The Mannheim School of Social Sciences, with departments in political science, sociology, and psychology, has the most prominent platform for cooperation between the disciplines and sub-disciplines, the Mannheim Centre for European Social Research (MZES), a highly reputed research institute. Through financial support of Baden-Württemberg and the University of Mannheim the department is continuing to grow.
The Mannheim Department of Economics has four weekly seminars, a doctoral program integrating the faculty’s research at the junior level and collaborates closely with the Centre of European Economic Research (ZEW).
The GESIS - Leibniz-Institute for the Social Sciences, founded in 1986, is the largest research based infrastructure institution for the Social Sciences in Germany. With the headquarters located in Mannheim and two operational centers in Cologne and Berlin, GESIS employs more than 250 people.
The Mannheim Centre for European Social Research (MZES), founded in 1989, is a widely recognized international centre specialising in European politics and societies and their integration. The evaluation of the MZES’s 15-year research record by a high-ranking international committee concluded in 2004 that it has developed into a “centre of excellence in the social science research” and has reached a “top position in Germany’s social science research” with “national and international visibility”. The MZES employs about 100 researchers and has acquired over € 15 million external grants in the last 6 years.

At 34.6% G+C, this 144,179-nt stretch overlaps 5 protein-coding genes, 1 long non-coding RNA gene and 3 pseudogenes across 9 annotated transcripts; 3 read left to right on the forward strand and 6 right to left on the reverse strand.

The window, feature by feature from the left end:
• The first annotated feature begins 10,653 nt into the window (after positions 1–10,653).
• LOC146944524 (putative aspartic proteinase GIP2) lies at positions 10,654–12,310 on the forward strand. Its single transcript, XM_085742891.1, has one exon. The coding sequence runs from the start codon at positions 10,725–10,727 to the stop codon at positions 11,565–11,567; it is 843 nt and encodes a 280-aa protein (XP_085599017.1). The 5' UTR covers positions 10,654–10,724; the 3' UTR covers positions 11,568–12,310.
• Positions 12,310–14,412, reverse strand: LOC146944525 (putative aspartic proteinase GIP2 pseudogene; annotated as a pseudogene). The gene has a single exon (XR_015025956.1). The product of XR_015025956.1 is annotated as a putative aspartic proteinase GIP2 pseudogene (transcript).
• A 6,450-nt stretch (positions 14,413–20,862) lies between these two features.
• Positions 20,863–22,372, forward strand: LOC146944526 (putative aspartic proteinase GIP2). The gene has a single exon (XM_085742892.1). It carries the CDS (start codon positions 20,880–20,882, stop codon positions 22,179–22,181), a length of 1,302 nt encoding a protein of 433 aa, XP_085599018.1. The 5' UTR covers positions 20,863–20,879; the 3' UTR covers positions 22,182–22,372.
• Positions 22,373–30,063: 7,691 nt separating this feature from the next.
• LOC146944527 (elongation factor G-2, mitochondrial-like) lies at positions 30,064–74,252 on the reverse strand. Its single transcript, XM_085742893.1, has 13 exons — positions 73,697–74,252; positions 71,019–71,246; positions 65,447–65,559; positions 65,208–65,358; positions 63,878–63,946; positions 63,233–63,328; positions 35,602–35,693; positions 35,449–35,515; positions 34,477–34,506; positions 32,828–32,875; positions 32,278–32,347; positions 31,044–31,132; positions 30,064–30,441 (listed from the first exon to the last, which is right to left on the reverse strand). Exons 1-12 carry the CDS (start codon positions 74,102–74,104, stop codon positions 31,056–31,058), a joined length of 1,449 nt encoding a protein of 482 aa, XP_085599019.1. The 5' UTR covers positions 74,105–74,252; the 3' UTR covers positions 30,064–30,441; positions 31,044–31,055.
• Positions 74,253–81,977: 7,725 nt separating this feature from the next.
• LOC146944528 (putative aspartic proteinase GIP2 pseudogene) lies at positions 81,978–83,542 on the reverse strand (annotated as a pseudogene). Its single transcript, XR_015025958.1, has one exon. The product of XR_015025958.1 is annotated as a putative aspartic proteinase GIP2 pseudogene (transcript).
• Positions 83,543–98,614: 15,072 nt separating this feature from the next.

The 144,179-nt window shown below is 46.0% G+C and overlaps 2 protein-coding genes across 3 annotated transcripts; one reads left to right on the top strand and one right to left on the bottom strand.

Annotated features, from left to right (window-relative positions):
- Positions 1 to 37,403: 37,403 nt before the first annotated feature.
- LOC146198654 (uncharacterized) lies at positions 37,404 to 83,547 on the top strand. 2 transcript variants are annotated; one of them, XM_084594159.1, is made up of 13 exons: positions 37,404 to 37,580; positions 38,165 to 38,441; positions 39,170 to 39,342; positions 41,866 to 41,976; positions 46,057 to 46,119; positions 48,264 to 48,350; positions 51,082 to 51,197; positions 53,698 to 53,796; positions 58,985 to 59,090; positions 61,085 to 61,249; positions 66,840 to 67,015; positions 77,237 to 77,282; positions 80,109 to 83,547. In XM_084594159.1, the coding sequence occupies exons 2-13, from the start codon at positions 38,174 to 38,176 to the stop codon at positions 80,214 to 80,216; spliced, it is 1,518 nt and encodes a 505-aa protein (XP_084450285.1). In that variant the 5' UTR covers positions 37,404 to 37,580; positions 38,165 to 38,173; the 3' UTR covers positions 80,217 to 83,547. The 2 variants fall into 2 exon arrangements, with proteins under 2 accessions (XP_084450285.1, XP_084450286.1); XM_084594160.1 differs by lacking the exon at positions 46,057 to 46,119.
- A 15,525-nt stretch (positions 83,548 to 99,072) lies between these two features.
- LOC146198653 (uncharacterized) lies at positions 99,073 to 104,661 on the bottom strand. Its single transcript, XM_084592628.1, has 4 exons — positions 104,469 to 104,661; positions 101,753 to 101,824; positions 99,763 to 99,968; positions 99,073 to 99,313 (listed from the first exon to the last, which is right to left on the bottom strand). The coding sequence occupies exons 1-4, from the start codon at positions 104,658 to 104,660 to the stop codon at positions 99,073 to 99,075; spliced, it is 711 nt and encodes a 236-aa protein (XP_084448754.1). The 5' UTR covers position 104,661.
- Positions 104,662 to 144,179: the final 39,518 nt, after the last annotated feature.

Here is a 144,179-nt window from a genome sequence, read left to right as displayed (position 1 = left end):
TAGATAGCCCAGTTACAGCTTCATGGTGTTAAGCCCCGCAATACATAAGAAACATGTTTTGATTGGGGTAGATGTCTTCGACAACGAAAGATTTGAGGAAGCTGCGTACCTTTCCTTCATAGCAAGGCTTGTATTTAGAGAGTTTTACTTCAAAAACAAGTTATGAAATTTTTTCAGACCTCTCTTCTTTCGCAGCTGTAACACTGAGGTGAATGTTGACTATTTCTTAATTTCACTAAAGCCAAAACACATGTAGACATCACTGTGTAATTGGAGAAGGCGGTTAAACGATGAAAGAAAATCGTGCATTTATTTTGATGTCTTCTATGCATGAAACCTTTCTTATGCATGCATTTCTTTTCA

The Centre of European Economic Research (ZEW) is a non-profit economic research institute, founded in 1990 on the initiative of the Federal State Baden-Württemberg, the University of Mannheim, and the local industry. It is a member of the Blue List of leading economic institutes and the Leibniz-Society since 2005, following an evaluation of the Wissenschaftsrat. The ZEW employs 168 people who specialise in applied economic research, economic consulting, and knowledge transfer. It has a predominantly microeconomic and microeconometric research approach.
The Karlsruhe Instiute of Technology (KIT) is one of the biggest research and education institutions worldwide and has the potential of reaching a top position in selected research areas on an interational level. The term "Anthropomatics" was coined by a Karlsruhe informatics professor as the science of symbiosis between human and humanoid and refers to a research field, which focuses on human-centered environments, with an aim to researching and developing people-friendly systems using informatics. The Computer Vision for Human-Computer Interaction Lab at the Insitute for Anthropomatics and Robotics is part of our project C7.
The Leibniz University in Hannover is one of the nine leading institutes of technology in Germany with a strong interdisciplinary approach, combining Technology and Social Science. It stands for excellence in teaching and research, and attaches great importance to the interdisciplinary and international character of their research. This results also in successful fundraising and participation in two clusters of excellence (EXC), six DFG-funded collaborative research centers (CRC), ten DFG-funded research training groups (RTG), and five ERC grants.